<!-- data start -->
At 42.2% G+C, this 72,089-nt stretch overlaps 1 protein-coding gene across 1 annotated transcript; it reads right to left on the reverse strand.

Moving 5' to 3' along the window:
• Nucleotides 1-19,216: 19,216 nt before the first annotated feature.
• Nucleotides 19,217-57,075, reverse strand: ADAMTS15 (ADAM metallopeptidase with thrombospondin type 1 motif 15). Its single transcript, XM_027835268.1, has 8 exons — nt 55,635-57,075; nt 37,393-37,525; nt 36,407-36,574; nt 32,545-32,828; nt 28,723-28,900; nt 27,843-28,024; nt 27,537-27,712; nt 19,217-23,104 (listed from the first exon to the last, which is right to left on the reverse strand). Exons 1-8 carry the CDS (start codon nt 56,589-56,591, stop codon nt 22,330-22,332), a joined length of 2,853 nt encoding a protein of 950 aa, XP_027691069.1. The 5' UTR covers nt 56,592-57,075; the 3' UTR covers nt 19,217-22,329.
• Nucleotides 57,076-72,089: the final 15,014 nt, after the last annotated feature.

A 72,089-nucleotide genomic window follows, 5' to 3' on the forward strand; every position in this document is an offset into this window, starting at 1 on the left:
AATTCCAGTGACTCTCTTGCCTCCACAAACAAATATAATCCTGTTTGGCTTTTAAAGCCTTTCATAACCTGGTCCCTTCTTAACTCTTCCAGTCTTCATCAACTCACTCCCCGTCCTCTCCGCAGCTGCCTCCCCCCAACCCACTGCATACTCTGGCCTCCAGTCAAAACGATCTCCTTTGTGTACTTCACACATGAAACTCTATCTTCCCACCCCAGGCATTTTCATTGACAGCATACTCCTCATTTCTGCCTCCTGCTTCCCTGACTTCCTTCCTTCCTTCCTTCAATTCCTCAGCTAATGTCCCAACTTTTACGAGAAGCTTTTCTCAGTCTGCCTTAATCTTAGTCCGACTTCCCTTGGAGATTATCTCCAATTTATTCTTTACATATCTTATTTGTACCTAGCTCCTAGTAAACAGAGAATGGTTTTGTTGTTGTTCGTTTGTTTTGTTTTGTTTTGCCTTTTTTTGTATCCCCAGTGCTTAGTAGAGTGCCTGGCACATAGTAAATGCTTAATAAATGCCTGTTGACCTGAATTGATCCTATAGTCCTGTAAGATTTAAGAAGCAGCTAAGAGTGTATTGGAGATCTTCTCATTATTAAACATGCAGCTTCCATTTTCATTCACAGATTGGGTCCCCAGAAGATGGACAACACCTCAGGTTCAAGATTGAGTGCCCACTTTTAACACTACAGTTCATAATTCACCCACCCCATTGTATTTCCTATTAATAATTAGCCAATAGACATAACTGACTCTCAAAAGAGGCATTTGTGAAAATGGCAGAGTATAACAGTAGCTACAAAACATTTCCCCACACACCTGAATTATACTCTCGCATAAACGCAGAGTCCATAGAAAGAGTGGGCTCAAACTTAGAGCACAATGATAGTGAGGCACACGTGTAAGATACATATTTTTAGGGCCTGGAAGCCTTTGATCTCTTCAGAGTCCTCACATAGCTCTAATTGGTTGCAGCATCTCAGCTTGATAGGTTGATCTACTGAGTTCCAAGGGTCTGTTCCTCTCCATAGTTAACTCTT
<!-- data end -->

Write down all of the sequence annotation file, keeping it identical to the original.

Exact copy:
At 42.2% G+C, this 72,089-nt stretch overlaps 1 protein-coding gene across 1 annotated transcript; it reads right to left on the reverse strand.

Moving 5' to 3' along the window:
• Nucleotides 1-19,216: 19,216 nt before the first annotated feature.
• Nucleotides 19,217-57,075, reverse strand: ADAMTS15 (ADAM metallopeptidase with thrombospondin type 1 motif 15). Its single transcript, XM_027835268.1, has 8 exons — nt 55,635-57,075; nt 37,393-37,525; nt 36,407-36,574; nt 32,545-32,828; nt 28,723-28,900; nt 27,843-28,024; nt 27,537-27,712; nt 19,217-23,104 (listed from the first exon to the last, which is right to left on the reverse strand). Exons 1-8 carry the CDS (start codon nt 56,589-56,591, stop codon nt 22,330-22,332), a joined length of 2,853 nt encoding a protein of 950 aa, XP_027691069.1. The 5' UTR covers nt 56,592-57,075; the 3' UTR covers nt 19,217-22,329.
• Nucleotides 57,076-72,089: the final 15,014 nt, after the last annotated feature.

A 72,089-nucleotide genomic window follows, 5' to 3' on the forward strand; every position in this document is an offset into this window, starting at 1 on the left:
AATTCCAGTGACTCTCTTGCCTCCACAAACAAATATAATCCTGTTTGGCTTTTAAAGCCTTTCATAACCTGGTCCCTTCTTAACTCTTCCAGTCTTCATCAACTCACTCCCCGTCCTCTCCGCAGCTGCCTCCCCCCAACCCACTGCATACTCTGGCCTCCAGTCAAAACGATCTCCTTTGTGTACTTCACACATGAAACTCTATCTTCCCACCCCAGGCATTTTCATTGACAGCATACTCCTCATTTCTGCCTCCTGCTTCCCTGACTTCCTTCCTTCCTTCCTTCAATTCCTCAGCTAATGTCCCAACTTTTACGAGAAGCTTTTCTCAGTCTGCCTTAATCTTAGTCCGACTTCCCTTGGAGATTATCTCCAATTTATTCTTTACATATCTTATTTGTACCTAGCTCCTAGTAAACAGAGAATGGTTTTGTTGTTGTTCGTTTGTTTTGTTTTGTTTTGCCTTTTTTTGTATCCCCAGTGCTTAGTAGAGTGCCTGGCACATAGTAAATGCTTAATAAATGCCTGTTGACCTGAATTGATCCTATAGTCCTGTAAGATTTAAGAAGCAGCTAAGAGTGTATTGGAGATCTTCTCATTATTAAACATGCAGCTTCCATTTTCATTCACAGATTGGGTCCCCAGAAGATGGACAACACCTCAGGTTCAAGATTGAGTGCCCACTTTTAACACTACAGTTCATAATTCACCCACCCCATTGTATTTCCTATTAATAATTAGCCAATAGACATAACTGACTCTCAAAAGAGGCATTTGTGAAAATGGCAGAGTATAACAGTAGCTACAAAACATTTCCCCACACACCTGAATTATACTCTCGCATAAACGCAGAGTCCATAGAAAGAGTGGGCTCAAACTTAGAGCACAATGATAGTGAGGCACACGTGTAAGATACATATTTTTAGGGCCTGGAAGCCTTTGATCTCTTCAGAGTCCTCACATAGCTCTAATTGGTTGCAGCATCTCAGCTTGATAGGTTGATCTACTGAGTTCCAAGGGTCTGTTCCTCTCCATAGTTAACTCTT